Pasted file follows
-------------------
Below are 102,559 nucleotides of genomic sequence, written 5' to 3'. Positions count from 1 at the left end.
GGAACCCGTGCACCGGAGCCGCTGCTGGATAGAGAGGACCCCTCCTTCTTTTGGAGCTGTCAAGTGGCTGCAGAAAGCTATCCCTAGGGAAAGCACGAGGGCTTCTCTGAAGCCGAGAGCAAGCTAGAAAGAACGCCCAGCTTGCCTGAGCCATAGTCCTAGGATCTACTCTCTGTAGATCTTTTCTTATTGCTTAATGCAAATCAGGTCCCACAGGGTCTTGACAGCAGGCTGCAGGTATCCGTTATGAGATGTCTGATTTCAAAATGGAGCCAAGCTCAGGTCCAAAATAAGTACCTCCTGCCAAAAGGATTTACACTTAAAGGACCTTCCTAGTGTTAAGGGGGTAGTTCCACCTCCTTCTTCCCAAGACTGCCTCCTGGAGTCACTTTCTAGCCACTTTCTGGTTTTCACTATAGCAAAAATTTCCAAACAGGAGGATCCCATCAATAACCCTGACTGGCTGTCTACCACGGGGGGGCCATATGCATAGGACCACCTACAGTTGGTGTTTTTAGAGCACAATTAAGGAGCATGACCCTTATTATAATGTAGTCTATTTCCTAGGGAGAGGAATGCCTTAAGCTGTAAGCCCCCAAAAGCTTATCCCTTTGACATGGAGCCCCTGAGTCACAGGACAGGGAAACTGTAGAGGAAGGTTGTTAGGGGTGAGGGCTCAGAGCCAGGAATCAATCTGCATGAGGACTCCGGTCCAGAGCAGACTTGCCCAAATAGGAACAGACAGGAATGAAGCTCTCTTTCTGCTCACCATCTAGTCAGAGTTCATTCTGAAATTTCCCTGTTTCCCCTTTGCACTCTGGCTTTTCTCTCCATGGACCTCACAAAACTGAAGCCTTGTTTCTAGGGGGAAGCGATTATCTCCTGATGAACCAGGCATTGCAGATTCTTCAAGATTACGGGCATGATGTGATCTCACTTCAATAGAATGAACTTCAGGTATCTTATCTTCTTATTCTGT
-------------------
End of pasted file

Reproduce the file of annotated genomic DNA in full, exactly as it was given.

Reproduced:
Below are 102,559 nucleotides of genomic sequence, written 5' to 3'. Positions count from 1 at the left end.
GGAACCCGTGCACCGGAGCCGCTGCTGGATAGAGAGGACCCCTCCTTCTTTTGGAGCTGTCAAGTGGCTGCAGAAAGCTATCCCTAGGGAAAGCACGAGGGCTTCTCTGAAGCCGAGAGCAAGCTAGAAAGAACGCCCAGCTTGCCTGAGCCATAGTCCTAGGATCTACTCTCTGTAGATCTTTTCTTATTGCTTAATGCAAATCAGGTCCCACAGGGTCTTGACAGCAGGCTGCAGGTATCCGTTATGAGATGTCTGATTTCAAAATGGAGCCAAGCTCAGGTCCAAAATAAGTACCTCCTGCCAAAAGGATTTACACTTAAAGGACCTTCCTAGTGTTAAGGGGGTAGTTCCACCTCCTTCTTCCCAAGACTGCCTCCTGGAGTCACTTTCTAGCCACTTTCTGGTTTTCACTATAGCAAAAATTTCCAAACAGGAGGATCCCATCAATAACCCTGACTGGCTGTCTACCACGGGGGGGCCATATGCATAGGACCACCTACAGTTGGTGTTTTTAGAGCACAATTAAGGAGCATGACCCTTATTATAATGTAGTCTATTTCCTAGGGAGAGGAATGCCTTAAGCTGTAAGCCCCCAAAAGCTTATCCCTTTGACATGGAGCCCCTGAGTCACAGGACAGGGAAACTGTAGAGGAAGGTTGTTAGGGGTGAGGGCTCAGAGCCAGGAATCAATCTGCATGAGGACTCCGGTCCAGAGCAGACTTGCCCAAATAGGAACAGACAGGAATGAAGCTCTCTTTCTGCTCACCATCTAGTCAGAGTTCATTCTGAAATTTCCCTGTTTCCCCTTTGCACTCTGGCTTTTCTCTCCATGGACCTCACAAAACTGAAGCCTTGTTTCTAGGGGGAAGCGATTATCTCCTGATGAACCAGGCATTGCAGATTCTTCAAGATTACGGGCATGATGTGATCTCACTTCAATAGAATGAACTTCAGGTATCTTATCTTCTTATTCTGT